Sudden death in childhood is a well recognised syndrome. There are reports of children between one and 12 years, otherwise healthy, suddenly collapsing and at times even dying. They may not have any known illness that may account for such a fatal event. In fact, even autopsy reports may not show any abnormality.
The commonest cause of such unexpected death among children is sudden onset of cardiac arrhythmia, when the heartís electrical circuit suddenly becomes erratic, leading to a cardiac arrest.
This could be because of very fast or very slow heart rate. However, fast rate is more common. This causes sudden drop of blood pressure and the child suddenly turns blue and loses consciousness. It may lead to cardiac arrest.
There are two well-defined illnesses of electrical circuit of the heart. Long QT Syndrome and Catecholaminergic Polymorphic Ventricular Tachycardia (CPVT). They often remain unknown and undiagnosed.
The first presentation may be sudden collapse of the child when he is 5.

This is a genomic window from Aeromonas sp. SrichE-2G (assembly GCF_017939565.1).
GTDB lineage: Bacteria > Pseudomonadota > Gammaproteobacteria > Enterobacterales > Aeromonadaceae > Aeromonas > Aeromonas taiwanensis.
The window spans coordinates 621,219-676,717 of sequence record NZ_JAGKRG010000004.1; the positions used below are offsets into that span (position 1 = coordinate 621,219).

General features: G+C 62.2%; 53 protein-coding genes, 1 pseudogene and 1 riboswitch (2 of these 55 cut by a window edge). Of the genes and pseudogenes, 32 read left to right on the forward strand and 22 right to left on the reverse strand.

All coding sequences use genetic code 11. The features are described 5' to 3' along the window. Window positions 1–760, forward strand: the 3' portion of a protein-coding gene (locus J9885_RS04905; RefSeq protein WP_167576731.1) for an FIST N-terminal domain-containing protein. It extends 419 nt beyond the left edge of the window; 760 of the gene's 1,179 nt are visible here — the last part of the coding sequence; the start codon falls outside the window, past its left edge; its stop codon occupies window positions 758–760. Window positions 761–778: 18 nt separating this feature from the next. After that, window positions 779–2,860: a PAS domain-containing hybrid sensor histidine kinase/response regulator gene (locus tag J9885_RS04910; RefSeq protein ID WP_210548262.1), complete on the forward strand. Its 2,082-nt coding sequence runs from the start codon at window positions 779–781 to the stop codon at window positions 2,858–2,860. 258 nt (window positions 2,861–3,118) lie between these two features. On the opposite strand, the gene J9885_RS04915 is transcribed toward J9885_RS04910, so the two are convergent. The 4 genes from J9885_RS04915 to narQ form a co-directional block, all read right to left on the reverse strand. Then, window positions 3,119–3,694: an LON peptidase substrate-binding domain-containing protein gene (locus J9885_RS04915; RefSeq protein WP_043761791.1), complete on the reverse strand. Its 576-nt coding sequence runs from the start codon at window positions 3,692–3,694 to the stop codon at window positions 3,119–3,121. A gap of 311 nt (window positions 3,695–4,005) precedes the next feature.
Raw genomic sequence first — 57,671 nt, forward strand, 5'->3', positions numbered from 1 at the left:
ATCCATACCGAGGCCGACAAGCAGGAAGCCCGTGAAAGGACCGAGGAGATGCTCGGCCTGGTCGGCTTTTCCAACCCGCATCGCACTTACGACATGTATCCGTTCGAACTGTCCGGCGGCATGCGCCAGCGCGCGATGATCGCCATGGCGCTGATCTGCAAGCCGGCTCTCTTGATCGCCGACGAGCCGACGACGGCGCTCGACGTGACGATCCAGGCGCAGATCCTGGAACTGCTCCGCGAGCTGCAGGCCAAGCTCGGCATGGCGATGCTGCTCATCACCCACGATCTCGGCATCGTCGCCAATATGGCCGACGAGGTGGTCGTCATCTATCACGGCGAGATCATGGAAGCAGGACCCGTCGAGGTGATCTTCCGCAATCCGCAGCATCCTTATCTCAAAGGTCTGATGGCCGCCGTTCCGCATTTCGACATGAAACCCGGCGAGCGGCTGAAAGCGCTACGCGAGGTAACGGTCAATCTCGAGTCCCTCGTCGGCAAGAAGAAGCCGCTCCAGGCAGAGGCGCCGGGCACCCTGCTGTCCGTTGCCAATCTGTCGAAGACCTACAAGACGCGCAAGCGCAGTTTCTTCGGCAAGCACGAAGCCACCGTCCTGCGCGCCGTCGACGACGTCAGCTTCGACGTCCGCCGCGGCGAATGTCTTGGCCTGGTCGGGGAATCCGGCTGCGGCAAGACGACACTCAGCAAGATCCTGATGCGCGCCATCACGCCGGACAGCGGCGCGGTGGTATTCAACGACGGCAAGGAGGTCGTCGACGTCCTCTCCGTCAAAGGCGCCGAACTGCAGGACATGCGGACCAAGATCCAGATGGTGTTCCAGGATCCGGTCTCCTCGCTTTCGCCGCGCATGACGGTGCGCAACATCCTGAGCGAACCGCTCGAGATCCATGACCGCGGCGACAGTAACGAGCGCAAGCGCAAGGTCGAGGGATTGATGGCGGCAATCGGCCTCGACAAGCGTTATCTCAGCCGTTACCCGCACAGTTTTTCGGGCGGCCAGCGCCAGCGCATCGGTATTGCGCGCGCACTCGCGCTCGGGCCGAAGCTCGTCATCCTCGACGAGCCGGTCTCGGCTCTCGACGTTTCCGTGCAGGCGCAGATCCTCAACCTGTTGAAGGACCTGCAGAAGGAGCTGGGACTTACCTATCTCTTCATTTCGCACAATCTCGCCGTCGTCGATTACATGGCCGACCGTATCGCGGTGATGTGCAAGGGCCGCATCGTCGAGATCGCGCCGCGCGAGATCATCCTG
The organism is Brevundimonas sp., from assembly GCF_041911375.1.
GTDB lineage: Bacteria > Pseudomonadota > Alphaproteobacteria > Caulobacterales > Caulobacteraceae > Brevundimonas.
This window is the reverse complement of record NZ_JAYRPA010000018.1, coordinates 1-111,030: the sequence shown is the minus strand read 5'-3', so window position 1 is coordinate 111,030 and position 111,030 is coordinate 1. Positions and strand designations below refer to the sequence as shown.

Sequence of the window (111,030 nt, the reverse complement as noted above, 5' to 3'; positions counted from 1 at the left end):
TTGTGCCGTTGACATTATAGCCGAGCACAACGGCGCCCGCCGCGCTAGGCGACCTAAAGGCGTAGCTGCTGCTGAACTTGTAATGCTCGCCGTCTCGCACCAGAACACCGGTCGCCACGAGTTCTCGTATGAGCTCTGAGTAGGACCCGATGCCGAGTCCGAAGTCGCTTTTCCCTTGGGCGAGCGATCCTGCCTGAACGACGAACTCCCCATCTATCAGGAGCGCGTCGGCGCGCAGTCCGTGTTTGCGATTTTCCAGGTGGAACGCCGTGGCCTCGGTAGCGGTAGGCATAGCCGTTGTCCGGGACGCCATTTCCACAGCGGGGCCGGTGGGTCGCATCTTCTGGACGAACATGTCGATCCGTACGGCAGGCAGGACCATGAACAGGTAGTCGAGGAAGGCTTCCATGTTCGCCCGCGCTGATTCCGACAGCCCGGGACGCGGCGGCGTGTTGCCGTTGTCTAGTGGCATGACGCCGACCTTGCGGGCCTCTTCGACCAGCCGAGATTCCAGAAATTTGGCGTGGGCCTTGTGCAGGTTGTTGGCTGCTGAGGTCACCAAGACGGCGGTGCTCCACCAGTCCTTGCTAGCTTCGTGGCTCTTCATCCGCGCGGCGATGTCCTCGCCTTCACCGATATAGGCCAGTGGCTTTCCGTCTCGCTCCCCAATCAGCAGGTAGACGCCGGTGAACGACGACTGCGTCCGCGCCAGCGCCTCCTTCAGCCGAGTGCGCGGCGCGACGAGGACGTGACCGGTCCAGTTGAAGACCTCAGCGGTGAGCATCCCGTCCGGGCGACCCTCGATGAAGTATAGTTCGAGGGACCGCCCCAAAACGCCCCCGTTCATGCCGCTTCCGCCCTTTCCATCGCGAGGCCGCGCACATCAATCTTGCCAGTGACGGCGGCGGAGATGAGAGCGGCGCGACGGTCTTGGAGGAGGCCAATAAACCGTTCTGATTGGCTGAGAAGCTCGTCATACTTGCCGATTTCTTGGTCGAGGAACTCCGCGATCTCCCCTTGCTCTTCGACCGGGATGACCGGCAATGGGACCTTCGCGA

This group of heart diseases, which may be sudden killers, are known as Channelopathy. In this disorder, the electrical channels inside the heart may be defective. Sudden exertion or any other stressful condition may trigger the channels, so the electrical circuit of the heart starts beating erratically fast, especially the ventricle. Then suddenly the heart stops.
CPVT is a disorder of sudden onset of fast heart rate because of ventricular arrhythmia (fast ventricular rate), leading to loss of consciousness without any structural disease of the heart.
This disease commonly affects children from five to 12 years. Boys are more prone to such an illness than girls. There are reports of genetic linkage of this disease which at times may remain unknown. Physical exertion or emotional stress, or exertion in extreme weather, may precipitate the event.
The best way to treat this condition is awareness. Health check-up at school can pick up such cases, provided society is aware of Sudden Arrhythmia Death Syndrome (SADS) in childhood. Simple ECG may detect the Long QT disorder and help treat this condition.
Any symptom of blackout among children must be investigated because it may be an early sign of SADS. Any child having history of sudden death in the family must have an ECG and Echocardiography. Children should have adequate hydration, food intake and avoid unusual physical exertion in extreme hot or cold.
Once diagnosed there are treatments by medication and in some situations, special pacemaker implantation.
SADS is a preventable disease. Once it is detected at an early stage, proper treatment is possible and the precious life of a child can be saved.
The author is director, Apollo Gleneagles Heart Institutes, Calcutta